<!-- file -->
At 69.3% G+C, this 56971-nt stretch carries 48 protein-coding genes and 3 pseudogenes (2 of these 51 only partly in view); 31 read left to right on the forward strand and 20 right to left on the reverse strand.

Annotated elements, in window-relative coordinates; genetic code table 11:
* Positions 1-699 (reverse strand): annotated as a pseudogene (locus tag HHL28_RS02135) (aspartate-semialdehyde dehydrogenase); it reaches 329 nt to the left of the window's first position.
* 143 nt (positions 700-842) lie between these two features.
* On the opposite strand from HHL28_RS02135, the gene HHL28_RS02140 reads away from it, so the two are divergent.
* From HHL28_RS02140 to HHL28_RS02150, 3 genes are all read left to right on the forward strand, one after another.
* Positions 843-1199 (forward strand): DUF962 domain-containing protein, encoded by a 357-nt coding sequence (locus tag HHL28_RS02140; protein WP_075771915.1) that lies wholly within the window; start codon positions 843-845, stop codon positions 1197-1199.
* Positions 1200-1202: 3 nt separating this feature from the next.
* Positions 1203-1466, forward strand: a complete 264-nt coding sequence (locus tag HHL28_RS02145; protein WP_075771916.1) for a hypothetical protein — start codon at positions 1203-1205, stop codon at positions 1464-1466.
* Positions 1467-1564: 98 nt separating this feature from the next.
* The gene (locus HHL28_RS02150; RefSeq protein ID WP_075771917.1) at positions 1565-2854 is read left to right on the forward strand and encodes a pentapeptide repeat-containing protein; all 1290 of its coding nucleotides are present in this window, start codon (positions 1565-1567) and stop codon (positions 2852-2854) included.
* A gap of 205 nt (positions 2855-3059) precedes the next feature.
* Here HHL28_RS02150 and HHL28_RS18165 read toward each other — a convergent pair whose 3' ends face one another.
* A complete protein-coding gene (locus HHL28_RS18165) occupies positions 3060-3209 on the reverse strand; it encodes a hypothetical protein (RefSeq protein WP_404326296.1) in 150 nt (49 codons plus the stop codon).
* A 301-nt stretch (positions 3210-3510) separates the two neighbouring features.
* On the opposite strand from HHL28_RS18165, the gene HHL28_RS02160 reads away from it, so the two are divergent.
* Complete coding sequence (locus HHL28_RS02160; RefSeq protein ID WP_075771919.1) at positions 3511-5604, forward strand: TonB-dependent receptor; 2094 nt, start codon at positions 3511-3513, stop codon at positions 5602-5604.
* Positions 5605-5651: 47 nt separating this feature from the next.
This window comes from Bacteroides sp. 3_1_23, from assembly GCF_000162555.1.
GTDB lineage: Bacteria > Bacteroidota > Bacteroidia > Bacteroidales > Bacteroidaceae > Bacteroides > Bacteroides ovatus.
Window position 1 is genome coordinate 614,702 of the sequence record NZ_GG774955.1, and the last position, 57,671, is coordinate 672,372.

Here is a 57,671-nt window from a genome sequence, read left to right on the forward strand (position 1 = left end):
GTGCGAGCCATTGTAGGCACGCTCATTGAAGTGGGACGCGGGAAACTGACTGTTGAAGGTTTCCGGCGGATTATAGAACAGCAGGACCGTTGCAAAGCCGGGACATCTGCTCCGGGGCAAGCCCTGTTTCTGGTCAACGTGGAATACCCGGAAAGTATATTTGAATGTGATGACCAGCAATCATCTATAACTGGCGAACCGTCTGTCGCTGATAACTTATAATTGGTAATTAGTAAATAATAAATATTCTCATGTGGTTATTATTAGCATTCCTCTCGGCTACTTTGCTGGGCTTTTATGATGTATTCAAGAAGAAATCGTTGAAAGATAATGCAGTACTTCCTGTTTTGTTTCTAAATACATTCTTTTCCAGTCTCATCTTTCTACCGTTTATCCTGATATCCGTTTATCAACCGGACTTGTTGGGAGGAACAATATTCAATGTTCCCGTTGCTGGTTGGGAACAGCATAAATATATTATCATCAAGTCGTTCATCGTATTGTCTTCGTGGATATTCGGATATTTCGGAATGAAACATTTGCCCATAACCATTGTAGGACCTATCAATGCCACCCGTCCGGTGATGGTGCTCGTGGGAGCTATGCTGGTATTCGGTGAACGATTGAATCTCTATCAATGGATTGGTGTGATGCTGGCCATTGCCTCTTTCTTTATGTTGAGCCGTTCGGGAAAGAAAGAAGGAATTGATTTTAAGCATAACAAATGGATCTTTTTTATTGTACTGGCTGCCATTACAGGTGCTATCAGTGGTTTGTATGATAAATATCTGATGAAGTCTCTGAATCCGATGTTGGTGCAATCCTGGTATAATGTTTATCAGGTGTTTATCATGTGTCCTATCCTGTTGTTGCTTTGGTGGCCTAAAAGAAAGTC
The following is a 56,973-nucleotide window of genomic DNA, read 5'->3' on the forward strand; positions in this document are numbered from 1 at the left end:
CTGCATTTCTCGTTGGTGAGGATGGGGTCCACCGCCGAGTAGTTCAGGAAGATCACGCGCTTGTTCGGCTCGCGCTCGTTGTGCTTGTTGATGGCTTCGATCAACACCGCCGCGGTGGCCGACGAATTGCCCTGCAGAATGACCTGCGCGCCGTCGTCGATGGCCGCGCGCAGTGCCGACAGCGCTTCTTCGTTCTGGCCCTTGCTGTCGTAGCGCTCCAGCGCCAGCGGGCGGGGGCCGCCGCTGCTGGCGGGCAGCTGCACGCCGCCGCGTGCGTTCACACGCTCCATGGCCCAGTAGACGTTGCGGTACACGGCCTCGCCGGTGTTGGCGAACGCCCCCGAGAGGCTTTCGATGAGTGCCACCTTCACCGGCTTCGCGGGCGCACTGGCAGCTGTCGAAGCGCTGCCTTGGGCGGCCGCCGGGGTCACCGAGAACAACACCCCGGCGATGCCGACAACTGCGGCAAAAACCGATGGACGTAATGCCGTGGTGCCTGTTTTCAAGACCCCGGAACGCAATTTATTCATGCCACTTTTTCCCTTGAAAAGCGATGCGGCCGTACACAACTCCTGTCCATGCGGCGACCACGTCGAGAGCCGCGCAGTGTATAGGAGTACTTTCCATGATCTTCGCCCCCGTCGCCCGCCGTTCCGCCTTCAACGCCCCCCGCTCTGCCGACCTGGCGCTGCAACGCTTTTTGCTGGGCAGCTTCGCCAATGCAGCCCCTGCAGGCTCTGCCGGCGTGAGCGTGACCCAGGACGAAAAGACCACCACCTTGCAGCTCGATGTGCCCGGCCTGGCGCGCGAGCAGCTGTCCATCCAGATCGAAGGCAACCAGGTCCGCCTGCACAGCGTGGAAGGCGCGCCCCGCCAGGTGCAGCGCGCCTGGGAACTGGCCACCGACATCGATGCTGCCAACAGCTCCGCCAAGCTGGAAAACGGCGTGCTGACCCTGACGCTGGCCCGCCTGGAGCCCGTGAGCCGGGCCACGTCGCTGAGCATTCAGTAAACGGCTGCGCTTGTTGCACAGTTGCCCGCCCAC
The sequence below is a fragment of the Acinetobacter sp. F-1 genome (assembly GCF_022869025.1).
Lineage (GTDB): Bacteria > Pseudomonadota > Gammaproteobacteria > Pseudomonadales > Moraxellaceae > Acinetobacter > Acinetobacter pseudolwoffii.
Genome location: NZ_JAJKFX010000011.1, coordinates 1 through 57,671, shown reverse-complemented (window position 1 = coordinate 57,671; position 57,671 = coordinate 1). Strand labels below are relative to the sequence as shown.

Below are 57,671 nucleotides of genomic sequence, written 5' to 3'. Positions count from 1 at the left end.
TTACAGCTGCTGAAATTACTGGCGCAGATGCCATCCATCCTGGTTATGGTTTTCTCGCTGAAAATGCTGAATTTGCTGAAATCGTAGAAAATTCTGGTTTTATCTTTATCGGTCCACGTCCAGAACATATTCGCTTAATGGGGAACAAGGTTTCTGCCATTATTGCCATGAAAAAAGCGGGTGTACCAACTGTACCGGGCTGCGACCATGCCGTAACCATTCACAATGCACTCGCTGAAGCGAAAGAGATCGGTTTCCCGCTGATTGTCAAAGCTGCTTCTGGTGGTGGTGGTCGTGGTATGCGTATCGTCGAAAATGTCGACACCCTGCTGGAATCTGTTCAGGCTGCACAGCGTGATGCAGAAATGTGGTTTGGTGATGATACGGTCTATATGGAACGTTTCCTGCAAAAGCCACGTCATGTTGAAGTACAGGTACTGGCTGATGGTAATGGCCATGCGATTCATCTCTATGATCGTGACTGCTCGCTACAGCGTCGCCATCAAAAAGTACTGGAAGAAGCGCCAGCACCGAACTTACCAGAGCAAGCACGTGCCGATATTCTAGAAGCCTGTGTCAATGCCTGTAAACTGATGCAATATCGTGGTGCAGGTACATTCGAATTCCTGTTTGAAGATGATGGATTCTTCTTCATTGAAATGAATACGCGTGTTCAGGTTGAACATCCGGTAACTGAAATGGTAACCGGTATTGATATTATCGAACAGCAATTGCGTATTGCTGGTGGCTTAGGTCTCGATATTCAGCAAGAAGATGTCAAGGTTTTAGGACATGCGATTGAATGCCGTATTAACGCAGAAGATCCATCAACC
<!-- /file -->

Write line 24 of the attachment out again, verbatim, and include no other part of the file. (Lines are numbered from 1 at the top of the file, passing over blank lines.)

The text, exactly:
The following is a 56,973-nucleotide window of genomic DNA, read 5'->3' on the forward strand; positions in this document are numbered from 1 at the left end: